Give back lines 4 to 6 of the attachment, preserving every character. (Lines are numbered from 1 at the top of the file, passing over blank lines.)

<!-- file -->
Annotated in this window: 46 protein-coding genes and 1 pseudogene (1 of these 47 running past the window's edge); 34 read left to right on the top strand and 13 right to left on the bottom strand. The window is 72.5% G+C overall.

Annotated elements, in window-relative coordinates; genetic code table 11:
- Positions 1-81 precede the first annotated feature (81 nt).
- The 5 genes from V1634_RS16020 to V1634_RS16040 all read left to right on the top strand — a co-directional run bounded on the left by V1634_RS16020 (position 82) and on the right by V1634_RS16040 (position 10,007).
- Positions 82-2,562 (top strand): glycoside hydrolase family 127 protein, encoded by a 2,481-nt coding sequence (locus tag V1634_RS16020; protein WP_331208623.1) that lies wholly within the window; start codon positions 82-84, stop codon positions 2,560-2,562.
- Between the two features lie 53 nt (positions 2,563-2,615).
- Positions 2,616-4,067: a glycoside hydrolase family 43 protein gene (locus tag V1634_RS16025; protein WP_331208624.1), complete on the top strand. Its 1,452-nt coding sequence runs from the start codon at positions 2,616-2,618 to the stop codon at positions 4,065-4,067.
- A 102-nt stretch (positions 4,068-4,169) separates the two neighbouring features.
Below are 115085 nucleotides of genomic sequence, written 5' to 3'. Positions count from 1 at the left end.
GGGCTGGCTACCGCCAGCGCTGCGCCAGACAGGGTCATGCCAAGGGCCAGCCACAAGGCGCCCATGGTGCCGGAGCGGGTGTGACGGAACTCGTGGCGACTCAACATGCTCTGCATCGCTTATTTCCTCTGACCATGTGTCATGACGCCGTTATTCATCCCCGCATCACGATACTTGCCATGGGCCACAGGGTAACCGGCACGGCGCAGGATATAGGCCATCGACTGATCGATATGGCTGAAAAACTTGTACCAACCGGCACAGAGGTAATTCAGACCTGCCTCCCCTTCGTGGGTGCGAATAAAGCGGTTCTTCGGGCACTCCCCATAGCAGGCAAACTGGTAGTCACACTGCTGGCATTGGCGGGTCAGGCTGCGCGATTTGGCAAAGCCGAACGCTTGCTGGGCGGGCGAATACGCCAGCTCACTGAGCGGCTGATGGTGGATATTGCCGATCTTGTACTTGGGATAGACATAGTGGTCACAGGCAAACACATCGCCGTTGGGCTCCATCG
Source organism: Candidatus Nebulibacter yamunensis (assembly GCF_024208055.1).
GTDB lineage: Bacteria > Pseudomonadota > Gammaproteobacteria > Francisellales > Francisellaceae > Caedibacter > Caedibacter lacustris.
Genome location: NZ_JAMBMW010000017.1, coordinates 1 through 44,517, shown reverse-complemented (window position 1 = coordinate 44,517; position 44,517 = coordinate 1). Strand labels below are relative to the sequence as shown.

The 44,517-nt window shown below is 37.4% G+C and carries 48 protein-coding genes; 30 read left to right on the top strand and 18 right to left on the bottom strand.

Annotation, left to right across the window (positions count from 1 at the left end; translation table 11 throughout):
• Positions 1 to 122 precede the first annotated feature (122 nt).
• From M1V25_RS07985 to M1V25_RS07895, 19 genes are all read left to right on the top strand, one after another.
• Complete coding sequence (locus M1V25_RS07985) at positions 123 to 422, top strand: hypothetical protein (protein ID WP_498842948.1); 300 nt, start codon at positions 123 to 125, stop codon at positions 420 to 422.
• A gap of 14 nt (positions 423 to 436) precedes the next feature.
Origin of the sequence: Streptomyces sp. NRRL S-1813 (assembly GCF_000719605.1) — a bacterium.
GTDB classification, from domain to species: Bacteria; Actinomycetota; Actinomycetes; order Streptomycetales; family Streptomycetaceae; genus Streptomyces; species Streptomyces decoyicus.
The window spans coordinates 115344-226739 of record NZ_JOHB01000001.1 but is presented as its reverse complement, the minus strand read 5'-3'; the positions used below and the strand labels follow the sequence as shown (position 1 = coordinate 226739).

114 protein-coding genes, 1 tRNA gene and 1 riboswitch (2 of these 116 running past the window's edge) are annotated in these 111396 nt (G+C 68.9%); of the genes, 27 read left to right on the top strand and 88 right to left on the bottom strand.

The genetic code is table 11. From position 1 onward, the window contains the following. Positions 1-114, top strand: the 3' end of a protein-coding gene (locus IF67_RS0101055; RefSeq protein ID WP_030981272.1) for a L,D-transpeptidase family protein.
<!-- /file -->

- The 5 genes from V1634_RS16020 to V1634_RS16040 all read left to right on the top strand — a co-directional run bounded on the left by V1634_RS16020 (position 82) and on the right by V1634_RS16040 (position 10,007).
- Positions 82-2,562 (top strand): glycoside hydrolase family 127 protein, encoded by a 2,481-nt coding sequence (locus tag V1634_RS16020; protein WP_331208623.1) that lies wholly within the window; start codon positions 82-84, stop codon positions 2,560-2,562.
- Between the two features lie 53 nt (positions 2,563-2,615).